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The American Illness

Essays on the Rule of Law

  • Edited by F. H. Buckley
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Reviews

"Buckley has assembled essays by many, perhaps most, of the best economic and legal scholars in the Anglo-American world to consider seriously the ways in which the American legal system burdens our citizens and our economy and puts us at an international competitive disadvantage. The "rule of law" we so earnestly commend to other countries is clearly in need of serious reform at home. The rigor of these historical, economic, and comparative studies, and the logic of the framework within which Buckley presents them, make a compelling case for law reform scaled to our needs for the 21st Century."—Judge Douglas H. Ginsburg, U.S. Court of Appeals and NYU Law School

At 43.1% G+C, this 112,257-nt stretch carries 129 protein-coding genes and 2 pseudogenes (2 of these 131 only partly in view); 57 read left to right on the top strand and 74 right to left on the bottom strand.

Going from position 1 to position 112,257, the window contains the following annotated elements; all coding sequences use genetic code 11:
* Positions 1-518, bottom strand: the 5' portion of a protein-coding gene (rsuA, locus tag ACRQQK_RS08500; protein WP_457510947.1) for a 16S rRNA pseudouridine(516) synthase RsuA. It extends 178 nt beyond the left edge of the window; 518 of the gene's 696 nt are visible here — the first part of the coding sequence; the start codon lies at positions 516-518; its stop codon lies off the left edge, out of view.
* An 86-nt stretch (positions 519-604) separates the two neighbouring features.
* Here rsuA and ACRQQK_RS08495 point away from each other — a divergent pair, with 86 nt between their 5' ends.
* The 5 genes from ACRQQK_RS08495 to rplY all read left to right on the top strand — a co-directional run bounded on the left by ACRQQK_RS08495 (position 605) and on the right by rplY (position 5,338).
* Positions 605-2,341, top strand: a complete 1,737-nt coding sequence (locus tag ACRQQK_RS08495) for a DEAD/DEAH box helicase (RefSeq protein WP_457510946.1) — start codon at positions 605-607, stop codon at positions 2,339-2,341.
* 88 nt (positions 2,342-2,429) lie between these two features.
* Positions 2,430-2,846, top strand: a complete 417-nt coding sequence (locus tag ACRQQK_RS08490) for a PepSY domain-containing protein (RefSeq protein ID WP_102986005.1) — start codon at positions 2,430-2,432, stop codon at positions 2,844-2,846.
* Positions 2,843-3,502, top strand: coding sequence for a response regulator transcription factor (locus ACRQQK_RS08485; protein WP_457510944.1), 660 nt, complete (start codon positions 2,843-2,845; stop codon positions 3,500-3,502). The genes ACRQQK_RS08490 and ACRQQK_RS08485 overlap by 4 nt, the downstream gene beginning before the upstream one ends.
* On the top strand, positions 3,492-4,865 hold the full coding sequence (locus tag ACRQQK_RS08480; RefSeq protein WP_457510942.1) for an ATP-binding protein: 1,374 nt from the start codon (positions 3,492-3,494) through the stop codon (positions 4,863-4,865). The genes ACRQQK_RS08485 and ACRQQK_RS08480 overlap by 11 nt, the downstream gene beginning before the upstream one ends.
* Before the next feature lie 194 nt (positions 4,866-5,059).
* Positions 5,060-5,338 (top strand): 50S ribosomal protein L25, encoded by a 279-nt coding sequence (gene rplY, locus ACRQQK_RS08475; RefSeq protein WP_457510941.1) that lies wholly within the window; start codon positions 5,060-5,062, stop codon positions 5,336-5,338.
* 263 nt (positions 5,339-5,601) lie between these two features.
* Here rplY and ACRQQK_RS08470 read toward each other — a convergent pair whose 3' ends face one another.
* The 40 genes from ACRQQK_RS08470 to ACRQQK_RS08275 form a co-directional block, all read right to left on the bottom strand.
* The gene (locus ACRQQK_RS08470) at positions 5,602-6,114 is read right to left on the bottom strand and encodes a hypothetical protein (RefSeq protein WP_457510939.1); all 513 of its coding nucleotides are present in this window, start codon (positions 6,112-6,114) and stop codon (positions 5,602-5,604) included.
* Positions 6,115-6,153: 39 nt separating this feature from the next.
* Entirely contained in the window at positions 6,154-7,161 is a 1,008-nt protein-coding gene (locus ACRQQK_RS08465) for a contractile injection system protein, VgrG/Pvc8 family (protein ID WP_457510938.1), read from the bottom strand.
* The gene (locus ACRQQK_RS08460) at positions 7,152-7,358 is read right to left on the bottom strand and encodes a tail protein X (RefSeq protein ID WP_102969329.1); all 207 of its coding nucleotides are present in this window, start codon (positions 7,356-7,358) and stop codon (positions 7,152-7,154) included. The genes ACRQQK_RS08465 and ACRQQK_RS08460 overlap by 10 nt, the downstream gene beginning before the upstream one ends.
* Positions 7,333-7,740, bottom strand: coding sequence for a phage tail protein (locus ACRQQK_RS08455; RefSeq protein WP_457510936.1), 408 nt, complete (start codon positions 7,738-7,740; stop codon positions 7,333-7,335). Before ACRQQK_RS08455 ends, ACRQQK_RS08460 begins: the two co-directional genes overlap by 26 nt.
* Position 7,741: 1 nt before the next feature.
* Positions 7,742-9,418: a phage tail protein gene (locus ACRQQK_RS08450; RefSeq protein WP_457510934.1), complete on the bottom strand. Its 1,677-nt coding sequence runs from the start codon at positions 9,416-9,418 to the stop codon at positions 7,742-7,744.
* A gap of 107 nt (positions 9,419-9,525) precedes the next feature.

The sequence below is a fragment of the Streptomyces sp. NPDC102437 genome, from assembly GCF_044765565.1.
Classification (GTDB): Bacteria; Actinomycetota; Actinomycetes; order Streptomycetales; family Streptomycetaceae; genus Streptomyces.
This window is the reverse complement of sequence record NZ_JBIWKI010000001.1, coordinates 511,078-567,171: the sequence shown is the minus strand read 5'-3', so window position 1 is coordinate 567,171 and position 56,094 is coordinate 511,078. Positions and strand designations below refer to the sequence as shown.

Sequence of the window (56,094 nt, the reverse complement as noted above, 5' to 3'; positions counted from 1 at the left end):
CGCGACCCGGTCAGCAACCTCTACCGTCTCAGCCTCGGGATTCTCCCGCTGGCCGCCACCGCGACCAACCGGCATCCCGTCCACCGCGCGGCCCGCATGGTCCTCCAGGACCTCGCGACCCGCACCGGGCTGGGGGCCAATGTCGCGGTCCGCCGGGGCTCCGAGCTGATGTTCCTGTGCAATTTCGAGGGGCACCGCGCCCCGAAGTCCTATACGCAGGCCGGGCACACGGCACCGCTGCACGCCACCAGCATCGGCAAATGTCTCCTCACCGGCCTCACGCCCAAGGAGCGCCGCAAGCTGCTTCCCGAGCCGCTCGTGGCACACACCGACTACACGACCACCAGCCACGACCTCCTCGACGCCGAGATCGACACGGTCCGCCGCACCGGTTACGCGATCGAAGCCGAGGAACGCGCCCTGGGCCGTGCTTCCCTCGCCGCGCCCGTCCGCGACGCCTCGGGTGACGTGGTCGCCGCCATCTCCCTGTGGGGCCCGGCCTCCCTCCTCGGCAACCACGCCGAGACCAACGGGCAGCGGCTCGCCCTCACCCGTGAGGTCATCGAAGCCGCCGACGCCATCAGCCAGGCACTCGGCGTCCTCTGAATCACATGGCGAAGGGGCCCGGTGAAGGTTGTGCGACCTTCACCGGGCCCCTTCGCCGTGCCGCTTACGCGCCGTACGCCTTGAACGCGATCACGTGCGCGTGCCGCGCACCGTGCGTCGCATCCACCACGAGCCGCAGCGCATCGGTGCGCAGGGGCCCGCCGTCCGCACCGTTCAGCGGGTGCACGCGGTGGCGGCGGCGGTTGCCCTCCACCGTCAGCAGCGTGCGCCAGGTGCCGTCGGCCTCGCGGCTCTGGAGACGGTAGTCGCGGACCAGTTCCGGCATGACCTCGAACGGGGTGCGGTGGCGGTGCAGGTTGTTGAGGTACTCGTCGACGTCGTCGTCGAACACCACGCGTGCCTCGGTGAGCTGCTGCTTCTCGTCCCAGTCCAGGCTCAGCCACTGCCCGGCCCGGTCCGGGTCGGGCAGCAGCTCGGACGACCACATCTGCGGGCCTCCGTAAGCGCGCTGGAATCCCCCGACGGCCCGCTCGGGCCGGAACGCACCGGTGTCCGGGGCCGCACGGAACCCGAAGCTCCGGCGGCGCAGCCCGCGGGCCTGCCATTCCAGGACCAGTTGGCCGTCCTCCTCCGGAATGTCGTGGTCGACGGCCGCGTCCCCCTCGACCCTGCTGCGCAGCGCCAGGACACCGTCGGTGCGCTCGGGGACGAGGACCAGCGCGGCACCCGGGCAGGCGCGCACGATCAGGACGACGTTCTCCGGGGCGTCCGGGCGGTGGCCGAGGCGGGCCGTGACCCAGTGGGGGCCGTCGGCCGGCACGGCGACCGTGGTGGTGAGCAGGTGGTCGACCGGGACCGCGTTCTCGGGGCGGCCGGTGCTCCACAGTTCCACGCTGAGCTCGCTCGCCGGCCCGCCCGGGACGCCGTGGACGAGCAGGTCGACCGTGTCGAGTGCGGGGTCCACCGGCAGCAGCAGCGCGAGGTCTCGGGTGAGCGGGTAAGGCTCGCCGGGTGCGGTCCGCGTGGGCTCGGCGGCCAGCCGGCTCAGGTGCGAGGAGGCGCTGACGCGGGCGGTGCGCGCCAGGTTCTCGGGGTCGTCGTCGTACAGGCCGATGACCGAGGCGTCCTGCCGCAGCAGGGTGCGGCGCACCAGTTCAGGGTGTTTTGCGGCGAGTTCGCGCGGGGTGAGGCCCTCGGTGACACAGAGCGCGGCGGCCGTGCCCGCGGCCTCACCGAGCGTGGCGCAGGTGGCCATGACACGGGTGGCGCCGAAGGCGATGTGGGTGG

"This book presents strong evidence of American hyper-litigiousness and the social costs it creates. The editor has assembled an impressive array of authors, who attack these issues with rich empirical evidence."—Eugene Kontorovich, Northwestern University School of Law

 

"This authoritative collection of essays draws a vivid portrait of a legal system that is out of control. The Rule of Law in America has become a kind of Frankenstein’s monster, bashing indiscriminately both good and bad conduct without proportion or self-awareness. These vivid essays let the facts drive you to this unavoidable conclusion: American law is indeed “exceptional”—but no longer in a way that supports either freedom or regulatory protection."—Philip K. Howard, author of The Death of Common Sense and Chair of Common Good  

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